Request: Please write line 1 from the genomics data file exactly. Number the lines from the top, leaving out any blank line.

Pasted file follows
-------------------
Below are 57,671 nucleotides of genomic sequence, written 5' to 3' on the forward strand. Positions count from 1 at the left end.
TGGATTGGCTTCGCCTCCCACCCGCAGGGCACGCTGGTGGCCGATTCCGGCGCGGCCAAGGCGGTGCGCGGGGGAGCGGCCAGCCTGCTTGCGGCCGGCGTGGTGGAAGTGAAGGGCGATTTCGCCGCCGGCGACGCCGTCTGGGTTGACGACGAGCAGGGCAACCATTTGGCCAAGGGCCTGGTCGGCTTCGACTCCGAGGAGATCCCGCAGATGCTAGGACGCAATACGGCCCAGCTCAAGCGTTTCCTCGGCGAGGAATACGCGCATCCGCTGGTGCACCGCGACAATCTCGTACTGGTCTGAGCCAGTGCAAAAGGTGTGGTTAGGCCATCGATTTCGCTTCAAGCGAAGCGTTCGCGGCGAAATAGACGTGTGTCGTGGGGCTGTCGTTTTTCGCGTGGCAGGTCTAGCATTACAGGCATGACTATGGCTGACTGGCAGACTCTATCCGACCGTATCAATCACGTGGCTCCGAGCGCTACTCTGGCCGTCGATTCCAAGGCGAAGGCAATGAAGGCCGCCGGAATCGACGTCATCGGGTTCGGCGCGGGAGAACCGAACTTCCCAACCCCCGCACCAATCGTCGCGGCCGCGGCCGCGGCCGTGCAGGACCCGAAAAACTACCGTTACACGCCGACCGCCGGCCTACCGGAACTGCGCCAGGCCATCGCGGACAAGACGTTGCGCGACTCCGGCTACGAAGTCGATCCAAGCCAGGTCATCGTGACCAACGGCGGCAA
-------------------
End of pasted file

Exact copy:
Below are 57,671 nucleotides of genomic sequence, written 5' to 3' on the forward strand. Positions count from 1 at the left end.